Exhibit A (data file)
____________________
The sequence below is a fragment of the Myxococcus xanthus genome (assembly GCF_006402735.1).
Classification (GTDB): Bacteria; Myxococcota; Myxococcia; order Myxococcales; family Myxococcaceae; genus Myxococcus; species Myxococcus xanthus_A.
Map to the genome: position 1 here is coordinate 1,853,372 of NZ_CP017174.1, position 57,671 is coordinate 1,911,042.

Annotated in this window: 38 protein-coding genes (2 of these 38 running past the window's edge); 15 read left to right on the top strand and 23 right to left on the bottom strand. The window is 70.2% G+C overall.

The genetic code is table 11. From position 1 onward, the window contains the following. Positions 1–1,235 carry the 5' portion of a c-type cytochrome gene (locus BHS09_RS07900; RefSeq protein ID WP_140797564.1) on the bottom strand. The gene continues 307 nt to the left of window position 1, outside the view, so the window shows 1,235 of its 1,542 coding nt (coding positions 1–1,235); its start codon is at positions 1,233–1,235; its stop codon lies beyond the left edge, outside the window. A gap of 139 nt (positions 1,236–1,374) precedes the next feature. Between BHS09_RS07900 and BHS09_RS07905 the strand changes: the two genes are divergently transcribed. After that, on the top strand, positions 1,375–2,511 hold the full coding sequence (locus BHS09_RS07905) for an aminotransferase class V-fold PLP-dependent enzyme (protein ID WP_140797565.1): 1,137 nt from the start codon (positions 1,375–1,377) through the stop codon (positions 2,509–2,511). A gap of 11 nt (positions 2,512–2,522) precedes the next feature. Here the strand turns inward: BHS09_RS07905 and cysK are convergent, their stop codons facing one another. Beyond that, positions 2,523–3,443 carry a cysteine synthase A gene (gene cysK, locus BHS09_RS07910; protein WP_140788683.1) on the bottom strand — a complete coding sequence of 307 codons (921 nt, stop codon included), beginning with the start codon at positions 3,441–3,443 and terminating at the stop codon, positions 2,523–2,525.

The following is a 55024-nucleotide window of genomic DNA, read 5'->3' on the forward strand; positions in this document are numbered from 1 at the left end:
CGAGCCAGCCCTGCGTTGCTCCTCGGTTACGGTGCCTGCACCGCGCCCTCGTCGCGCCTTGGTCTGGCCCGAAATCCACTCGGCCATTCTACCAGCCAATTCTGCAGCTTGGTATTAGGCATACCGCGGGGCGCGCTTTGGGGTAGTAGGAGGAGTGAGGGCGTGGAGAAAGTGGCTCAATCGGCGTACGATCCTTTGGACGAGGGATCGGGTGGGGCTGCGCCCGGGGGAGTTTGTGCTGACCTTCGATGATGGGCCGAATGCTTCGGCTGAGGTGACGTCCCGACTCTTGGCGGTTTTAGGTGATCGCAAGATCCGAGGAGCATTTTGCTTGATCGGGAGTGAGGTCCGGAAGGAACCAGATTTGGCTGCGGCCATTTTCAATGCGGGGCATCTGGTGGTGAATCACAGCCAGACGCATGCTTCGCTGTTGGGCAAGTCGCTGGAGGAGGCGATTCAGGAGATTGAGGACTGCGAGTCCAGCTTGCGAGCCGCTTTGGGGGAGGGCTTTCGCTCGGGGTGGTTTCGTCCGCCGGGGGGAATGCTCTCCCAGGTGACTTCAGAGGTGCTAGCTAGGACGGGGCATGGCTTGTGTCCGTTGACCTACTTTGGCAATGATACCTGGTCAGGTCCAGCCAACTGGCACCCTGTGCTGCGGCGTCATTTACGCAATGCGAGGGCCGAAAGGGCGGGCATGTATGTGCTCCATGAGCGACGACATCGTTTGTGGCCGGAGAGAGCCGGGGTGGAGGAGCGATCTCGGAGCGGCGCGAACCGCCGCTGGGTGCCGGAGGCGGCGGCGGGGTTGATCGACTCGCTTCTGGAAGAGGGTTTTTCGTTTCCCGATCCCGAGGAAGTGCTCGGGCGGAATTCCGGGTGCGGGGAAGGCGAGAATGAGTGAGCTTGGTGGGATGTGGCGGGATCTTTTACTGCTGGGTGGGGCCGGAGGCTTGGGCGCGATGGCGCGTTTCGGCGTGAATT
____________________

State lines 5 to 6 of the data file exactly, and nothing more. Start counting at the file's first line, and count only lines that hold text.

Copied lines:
The genetic code is table 11. From position 1 onward, the window contains the following. Positions 1–1,235 carry the 5' portion of a c-type cytochrome gene (locus BHS09_RS07900; RefSeq protein ID WP_140797564.1) on the bottom strand. The gene continues 307 nt to the left of window position 1, outside the view, so the window shows 1,235 of its 1,542 coding nt (coding positions 1–1,235); its start codon is at positions 1,233–1,235; its stop codon lies beyond the left edge, outside the window. A gap of 139 nt (positions 1,236–1,374) precedes the next feature. Between BHS09_RS07900 and BHS09_RS07905 the strand changes: the two genes are divergently transcribed. After that, on the top strand, positions 1,375–2,511 hold the full coding sequence (locus BHS09_RS07905) for an aminotransferase class V-fold PLP-dependent enzyme (protein ID WP_140797565.1): 1,137 nt from the start codon (positions 1,375–1,377) through the stop codon (positions 2,509–2,511). A gap of 11 nt (positions 2,512–2,522) precedes the next feature. Here the strand turns inward: BHS09_RS07905 and cysK are convergent, their stop codons facing one another. Beyond that, positions 2,523–3,443 carry a cysteine synthase A gene (gene cysK, locus BHS09_RS07910; protein WP_140788683.1) on the bottom strand — a complete coding sequence of 307 codons (921 nt, stop codon included), beginning with the start codon at positions 3,441–3,443 and terminating at the stop codon, positions 2,523–2,525.

The following is a 55024-nucleotide window of genomic DNA, read 5'->3' on the forward strand; positions in this document are numbered from 1 at the left end: